The findings from this 1996-1997 survey indicate that the proportion of smokers counseled to quit smoking by a physician has remained relatively stable since the early 1990s when it was estimated to be between 37% and 52%.23,24 Recently, efforts have been launched to better prepare physicians to identify patients who smoke and to offer them effective tobacco cessation counseling through the use of practice guidelines17 and enhanced monitoring of counseling.20-22 The effectiveness of these efforts should be tracked for evidence of progress in this important area of public health.
While it was not the objective of this analysis to examine the effectiveness of counseling by physicians to encourage smokers to attempt to quit smoking, it was demonstrated that among adult smokers with a physician visit, being counseled to quit smoking was associated with a significantly increased likelihood of attempting to quit smoking. This finding supports evidence from other studies more appropriately designed to demonstrate the effectiveness of physician counseling efforts.5-10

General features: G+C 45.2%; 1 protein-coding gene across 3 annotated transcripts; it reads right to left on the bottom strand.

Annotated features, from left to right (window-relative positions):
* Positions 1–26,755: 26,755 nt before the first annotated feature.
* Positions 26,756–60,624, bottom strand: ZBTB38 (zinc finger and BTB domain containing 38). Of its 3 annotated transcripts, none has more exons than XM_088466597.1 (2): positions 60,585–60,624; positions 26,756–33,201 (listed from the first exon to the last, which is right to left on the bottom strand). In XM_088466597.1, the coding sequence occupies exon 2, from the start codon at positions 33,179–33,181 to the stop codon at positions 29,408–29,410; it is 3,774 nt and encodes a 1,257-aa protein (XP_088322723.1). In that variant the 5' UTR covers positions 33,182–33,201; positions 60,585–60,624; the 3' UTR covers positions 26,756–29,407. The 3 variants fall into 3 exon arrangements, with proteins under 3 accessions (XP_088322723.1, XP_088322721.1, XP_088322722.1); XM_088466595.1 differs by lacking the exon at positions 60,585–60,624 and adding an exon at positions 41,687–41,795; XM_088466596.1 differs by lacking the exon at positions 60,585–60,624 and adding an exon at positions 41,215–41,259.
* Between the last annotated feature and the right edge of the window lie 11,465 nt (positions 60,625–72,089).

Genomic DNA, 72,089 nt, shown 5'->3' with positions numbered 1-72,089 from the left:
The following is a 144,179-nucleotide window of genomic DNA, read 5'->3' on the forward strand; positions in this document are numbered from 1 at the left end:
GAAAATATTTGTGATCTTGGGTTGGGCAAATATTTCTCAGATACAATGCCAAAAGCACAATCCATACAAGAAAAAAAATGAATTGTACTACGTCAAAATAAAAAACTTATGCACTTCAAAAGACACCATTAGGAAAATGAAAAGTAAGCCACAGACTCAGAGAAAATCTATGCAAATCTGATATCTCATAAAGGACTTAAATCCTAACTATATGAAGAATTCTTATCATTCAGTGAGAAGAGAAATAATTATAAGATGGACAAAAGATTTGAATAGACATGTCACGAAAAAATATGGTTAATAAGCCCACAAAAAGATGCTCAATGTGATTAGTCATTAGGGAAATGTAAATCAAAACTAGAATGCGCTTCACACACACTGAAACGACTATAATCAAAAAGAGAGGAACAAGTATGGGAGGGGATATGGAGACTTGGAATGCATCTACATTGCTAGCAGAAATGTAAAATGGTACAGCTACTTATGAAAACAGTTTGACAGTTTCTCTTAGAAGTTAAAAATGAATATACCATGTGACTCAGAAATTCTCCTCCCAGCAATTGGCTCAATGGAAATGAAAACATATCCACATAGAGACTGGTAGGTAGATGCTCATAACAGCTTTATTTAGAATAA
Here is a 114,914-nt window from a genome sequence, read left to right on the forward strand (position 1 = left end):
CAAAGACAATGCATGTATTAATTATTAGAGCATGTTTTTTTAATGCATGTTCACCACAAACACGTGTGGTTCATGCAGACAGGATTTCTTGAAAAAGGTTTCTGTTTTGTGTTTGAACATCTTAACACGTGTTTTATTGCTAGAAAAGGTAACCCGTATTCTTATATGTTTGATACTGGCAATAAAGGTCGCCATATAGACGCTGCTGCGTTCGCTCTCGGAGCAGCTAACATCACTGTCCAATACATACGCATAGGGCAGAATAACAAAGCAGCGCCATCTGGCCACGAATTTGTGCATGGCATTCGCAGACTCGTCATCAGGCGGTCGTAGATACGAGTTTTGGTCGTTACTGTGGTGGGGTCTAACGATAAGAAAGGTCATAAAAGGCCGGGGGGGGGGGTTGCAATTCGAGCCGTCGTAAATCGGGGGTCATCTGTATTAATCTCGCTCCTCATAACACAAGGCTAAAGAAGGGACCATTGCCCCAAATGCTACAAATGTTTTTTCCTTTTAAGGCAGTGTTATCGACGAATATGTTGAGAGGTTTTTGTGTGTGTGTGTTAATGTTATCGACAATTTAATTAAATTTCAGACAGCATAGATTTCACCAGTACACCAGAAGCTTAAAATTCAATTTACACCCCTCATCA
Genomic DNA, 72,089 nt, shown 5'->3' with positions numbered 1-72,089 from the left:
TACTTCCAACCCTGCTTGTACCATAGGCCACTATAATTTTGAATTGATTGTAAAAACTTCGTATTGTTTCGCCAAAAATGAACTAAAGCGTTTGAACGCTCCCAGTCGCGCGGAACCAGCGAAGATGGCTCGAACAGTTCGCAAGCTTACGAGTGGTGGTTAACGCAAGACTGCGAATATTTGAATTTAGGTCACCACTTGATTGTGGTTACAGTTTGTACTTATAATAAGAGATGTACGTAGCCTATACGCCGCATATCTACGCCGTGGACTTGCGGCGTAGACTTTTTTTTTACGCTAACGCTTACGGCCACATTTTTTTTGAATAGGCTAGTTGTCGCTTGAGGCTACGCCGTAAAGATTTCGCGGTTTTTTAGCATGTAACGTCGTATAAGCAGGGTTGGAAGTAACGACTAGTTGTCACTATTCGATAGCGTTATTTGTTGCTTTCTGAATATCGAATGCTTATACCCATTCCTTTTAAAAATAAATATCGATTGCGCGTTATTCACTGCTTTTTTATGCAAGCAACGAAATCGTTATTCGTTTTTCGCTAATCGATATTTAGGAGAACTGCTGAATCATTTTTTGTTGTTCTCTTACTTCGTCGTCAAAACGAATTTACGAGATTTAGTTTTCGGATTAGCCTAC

It is important to note that this survey asked only about being advised by a physician to quit smoking. There was no measure of the thoroughness or effectiveness of such counseling. These data, therefore, may present an overly optimistic estimate of the proportion of smokers actually receiving thorough, effective smoking cessation counseling.
Another limitation of this study is that information was collected only about counseling by physicians. Other health care providers (e.g., nurses, health educators, dentists) also play an important role in smoking cessation counseling24,48 and a more complete picture would be provided if this information was available. Finally, as in all surveys, the responses provided are subject to the recall bias of respondents. There is, however, no reason to believe that this bias systematically influenced the responses in any particular fashion.
This study provides information not available from other recent reports on physician counseling of smokers. Unlike visit-level analysis,49 the person-level analysis presented here allows an assessment of how likely individual smokers are to receive counseling over the course of a year. It may be appropriate for a physician to forgo counseling of an established patient during a particular office visit if it is known that the issue was adequately addressed during other visits. Using person-level data also allows estimates of the prevalence of counseling among important sub-populations, for instance those in poor health. The data used in this analysis are considerably more recent than other published studies, and provide analysis of characteristics associated with both being counseled to quit and attempting to quit smoking.23,24,50-52